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Posted 12/15/2011

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By Sara Goodeyon
Tulsa District


Water levels at Tulsa District lakes were the lowest in years as the result of an extreme drought.  The drought had many negative impacts on the U.S. Army Corps of Engineers and local communities, but USACE took advantage of the low water to perform routine necessary maintenance on facilities that are usually underwater.

The drought throughout the district reduced water levels at most lakes by several feet, exposing silt, debris, trash, even an ancient skull, and lake managers used the opportunity to get maintenance done more easily and less expensively.

“This window is being taken advantage of to enhance work that we do routinely, and it has given us a better angle to do a better job with those routine maintenance jobs,” said Eugene Goff, operations project manager, Kansas Area.

“We did a ton of cleanup at lakes in our area,” said Mark Ellison, operations project manager, Red River Area.  “We spent many weeks cleaning the shore line of our lakes with volunteers helping to pick up old tires and other trash and debris.”

One of the more unusual items discovered was a bison skull found about a quarter mile below Denison Dam on the Red River.  The age of the relic is unknown, but Ellison said it has been a long time since bison roamed that area.  It is now on display in the Texoma Lake Office.

“We are responsible as stewards of public lands,” Goff said of the cleanup.  “It makes it cleaner and safer from a personal safety standpoint, but also from an environmental perspective.”

Water is well below the end of boat ramps at Red River Area lakes, allowing dredging out to the extreme ends of the ramps to remove silt and debris, which improves accessibility.

A persistent issue at USACE lakes is erosion encroaching on public use areas, which are situated as closely as possible to the water.  Over time the banks erode and close in on the recreational vehicle campsites.

“Low water levels let crews get the proper equipment into the area to do erosion control and stabilize the banks in the public use areas,” Ellison said.  “During high water you get a lot of erosion.  We had a chance to get in at Waurika Lake and stabilize those banks, and that means there will be less maintenance on those RV sites at Kiowa Park and Chisholm Trail Park because we provided that safe zone.  We’ve got riprap and Gabion baskets (cages filled with riprap, sand or soil) in there.  It’s one technique we use on those eroded banks.”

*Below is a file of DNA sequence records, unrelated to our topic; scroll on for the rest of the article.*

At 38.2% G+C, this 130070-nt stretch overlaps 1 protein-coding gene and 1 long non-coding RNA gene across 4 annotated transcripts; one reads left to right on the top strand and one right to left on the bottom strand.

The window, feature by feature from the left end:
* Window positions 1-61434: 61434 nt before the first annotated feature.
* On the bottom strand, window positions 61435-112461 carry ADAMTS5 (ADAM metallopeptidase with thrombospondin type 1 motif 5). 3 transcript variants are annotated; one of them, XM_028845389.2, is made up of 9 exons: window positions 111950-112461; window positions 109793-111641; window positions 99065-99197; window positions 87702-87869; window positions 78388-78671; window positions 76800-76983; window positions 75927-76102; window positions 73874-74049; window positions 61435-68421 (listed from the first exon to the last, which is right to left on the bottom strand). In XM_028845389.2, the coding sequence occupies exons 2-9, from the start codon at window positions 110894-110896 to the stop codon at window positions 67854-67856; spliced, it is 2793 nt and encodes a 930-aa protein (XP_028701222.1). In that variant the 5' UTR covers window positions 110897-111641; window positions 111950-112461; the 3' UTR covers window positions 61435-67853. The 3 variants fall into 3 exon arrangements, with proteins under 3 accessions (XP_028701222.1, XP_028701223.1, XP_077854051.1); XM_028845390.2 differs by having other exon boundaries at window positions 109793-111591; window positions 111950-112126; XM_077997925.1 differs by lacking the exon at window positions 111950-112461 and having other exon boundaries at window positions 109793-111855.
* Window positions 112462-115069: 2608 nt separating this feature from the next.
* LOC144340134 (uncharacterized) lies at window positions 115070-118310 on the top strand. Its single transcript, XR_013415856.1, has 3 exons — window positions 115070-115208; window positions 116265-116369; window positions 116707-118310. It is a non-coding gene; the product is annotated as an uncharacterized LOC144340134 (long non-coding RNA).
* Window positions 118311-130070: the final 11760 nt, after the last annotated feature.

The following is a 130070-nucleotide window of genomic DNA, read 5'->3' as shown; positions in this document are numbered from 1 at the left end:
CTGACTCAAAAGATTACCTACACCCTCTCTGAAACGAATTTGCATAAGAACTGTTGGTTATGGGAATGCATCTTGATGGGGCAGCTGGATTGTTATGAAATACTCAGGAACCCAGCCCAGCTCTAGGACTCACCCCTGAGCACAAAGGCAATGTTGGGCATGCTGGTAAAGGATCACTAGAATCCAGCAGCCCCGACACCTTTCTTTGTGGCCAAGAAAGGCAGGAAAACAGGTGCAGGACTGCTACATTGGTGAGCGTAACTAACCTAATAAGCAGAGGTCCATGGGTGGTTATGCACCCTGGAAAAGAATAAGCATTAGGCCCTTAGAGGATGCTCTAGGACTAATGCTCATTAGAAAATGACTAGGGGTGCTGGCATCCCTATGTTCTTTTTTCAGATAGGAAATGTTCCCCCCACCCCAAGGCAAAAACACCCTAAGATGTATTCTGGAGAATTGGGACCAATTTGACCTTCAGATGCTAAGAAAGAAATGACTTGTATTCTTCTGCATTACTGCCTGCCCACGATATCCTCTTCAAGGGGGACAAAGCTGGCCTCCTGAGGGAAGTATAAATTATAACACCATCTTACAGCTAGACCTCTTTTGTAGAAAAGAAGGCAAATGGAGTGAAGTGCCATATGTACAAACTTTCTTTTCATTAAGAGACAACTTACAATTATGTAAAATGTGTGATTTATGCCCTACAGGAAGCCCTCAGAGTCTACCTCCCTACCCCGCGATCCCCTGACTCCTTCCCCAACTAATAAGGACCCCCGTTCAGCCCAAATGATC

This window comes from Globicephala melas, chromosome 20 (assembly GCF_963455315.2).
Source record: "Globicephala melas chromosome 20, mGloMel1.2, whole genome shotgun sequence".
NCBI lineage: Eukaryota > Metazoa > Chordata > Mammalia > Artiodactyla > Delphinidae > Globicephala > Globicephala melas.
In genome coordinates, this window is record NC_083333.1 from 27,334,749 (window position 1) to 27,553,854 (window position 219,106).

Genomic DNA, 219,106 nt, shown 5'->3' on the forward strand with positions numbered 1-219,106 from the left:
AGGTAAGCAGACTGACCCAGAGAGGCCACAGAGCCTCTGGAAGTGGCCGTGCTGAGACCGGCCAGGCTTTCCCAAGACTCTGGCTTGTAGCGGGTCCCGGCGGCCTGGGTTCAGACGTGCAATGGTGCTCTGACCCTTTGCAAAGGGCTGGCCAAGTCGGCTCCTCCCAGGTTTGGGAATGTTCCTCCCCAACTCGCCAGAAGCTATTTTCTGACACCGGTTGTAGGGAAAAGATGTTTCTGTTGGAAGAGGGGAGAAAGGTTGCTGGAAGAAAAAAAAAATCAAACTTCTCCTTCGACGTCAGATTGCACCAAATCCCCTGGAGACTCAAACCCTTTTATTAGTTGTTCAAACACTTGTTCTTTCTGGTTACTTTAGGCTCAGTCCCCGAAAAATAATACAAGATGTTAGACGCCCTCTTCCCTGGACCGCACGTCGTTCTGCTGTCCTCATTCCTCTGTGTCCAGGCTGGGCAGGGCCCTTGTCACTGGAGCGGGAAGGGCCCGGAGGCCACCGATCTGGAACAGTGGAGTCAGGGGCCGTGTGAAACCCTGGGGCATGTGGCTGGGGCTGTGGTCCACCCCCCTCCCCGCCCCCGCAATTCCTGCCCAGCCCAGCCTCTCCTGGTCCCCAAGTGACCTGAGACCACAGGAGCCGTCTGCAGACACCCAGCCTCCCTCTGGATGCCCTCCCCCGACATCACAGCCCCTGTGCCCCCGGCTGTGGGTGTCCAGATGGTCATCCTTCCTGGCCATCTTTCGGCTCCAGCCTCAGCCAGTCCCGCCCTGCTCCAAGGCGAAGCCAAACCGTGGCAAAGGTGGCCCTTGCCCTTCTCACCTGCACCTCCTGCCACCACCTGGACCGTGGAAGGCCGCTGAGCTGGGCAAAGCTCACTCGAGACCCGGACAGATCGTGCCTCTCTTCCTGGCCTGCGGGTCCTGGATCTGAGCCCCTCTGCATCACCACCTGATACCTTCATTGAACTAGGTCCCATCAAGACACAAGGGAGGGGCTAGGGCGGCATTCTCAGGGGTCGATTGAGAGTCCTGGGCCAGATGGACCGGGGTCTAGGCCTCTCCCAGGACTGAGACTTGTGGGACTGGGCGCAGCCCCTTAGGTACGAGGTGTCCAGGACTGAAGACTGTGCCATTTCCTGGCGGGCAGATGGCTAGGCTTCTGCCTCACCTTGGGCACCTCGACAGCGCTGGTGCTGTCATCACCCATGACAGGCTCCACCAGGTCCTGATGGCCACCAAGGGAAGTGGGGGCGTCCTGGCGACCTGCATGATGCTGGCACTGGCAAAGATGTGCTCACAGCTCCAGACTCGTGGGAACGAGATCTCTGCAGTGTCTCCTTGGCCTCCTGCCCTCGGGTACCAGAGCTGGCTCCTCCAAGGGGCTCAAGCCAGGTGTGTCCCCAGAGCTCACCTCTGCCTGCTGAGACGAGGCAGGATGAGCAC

Courtesy docks usually floating in the water are sitting high and dry with grass growing around them, making it easy to replace flotation bumpers and decking.

“You can do it in the water, but it’s a lot more labor intensive,” Ellison said.  “It saves us money and time when we can do it at the lower levels.”

While most of the work was regular maintenance, some work could not have been done at all unless the water was low.

“The U.S. Fish and Wildlife Service (USF&WS) did a lot of work that they wouldn’t have been able to do,” Goff said.  “They’ve done a lot of work on the marshes.  It was done without high cost because they didn’t have to work in wet conditions.  It will carry years and years down the road.  There will be monumental benefits as we receive moisture.”

The USF&WS rehabilitated some dikes at John Redmond Reservoir and replaced outfall structures, which holds water in the marsh.  Eroded areas in the marsh that allowed leaking were repaired to help the marsh function as intended and work at full capacity.

“Fish and Wildlife couldn’t control the water; now they’ve got better management of the marsh,” Goff said.  “Sometimes they draw the water down to let vegetation grow, and other times they store water to get it into the vegetation for the wildlife.”

Other work at USACE lakes with low water levels included extending boat ramps, planting winter wheat for soil stabilization, placing fish structures and habitat, removing beaver dams and lodges, and re-working the sand on some swim beaches.

Recent rains have raised water levels at some lakes, even helping some move from drought stage to flood pool, and the window of opportunity for low-water work is closing.  As bad as the drought has been, for USACE lakes it wasn’t all bad.

“We would not pray for it again,” Ellison said.  “But we did take advantage of what the weather dealt us and we made the best of it.”